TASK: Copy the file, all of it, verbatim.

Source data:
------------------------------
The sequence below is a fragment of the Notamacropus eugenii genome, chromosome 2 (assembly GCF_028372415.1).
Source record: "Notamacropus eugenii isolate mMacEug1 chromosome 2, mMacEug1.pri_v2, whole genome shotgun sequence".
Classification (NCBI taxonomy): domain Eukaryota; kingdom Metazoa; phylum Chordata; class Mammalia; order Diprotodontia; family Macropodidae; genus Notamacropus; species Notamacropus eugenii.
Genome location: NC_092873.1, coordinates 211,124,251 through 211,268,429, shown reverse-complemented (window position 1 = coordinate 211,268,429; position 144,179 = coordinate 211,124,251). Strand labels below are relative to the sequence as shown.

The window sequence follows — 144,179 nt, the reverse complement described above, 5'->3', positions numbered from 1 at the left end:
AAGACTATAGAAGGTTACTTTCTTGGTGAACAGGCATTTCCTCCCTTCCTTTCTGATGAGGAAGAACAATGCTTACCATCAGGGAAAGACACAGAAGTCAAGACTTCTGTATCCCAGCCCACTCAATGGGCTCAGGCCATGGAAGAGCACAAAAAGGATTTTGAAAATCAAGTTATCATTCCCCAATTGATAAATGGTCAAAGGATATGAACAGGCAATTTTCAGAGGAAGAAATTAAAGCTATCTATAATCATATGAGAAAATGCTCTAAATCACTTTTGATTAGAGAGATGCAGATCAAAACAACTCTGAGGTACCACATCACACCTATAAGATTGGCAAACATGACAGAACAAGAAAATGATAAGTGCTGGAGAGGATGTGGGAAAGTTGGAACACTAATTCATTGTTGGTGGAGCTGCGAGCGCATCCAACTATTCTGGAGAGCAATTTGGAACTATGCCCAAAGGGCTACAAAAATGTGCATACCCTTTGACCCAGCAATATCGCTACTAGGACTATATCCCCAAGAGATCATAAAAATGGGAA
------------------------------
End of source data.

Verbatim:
The sequence below is a fragment of the Notamacropus eugenii genome, chromosome 2 (assembly GCF_028372415.1).
Source record: "Notamacropus eugenii isolate mMacEug1 chromosome 2, mMacEug1.pri_v2, whole genome shotgun sequence".
Classification (NCBI taxonomy): domain Eukaryota; kingdom Metazoa; phylum Chordata; class Mammalia; order Diprotodontia; family Macropodidae; genus Notamacropus; species Notamacropus eugenii.
Genome location: NC_092873.1, coordinates 211,124,251 through 211,268,429, shown reverse-complemented (window position 1 = coordinate 211,268,429; position 144,179 = coordinate 211,124,251). Strand labels below are relative to the sequence as shown.

The window sequence follows — 144,179 nt, the reverse complement described above, 5'->3', positions numbered from 1 at the left end:
AAGACTATAGAAGGTTACTTTCTTGGTGAACAGGCATTTCCTCCCTTCCTTTCTGATGAGGAAGAACAATGCTTACCATCAGGGAAAGACACAGAAGTCAAGACTTCTGTATCCCAGCCCACTCAATGGGCTCAGGCCATGGAAGAGCACAAAAAGGATTTTGAAAATCAAGTTATCATTCCCCAATTGATAAATGGTCAAAGGATATGAACAGGCAATTTTCAGAGGAAGAAATTAAAGCTATCTATAATCATATGAGAAAATGCTCTAAATCACTTTTGATTAGAGAGATGCAGATCAAAACAACTCTGAGGTACCACATCACACCTATAAGATTGGCAAACATGACAGAACAAGAAAATGATAAGTGCTGGAGAGGATGTGGGAAAGTTGGAACACTAATTCATTGTTGGTGGAGCTGCGAGCGCATCCAACTATTCTGGAGAGCAATTTGGAACTATGCCCAAAGGGCTACAAAAATGTGCATACCCTTTGACCCAGCAATATCGCTACTAGGACTATATCCCCAAGAGATCATAAAAATGGGAA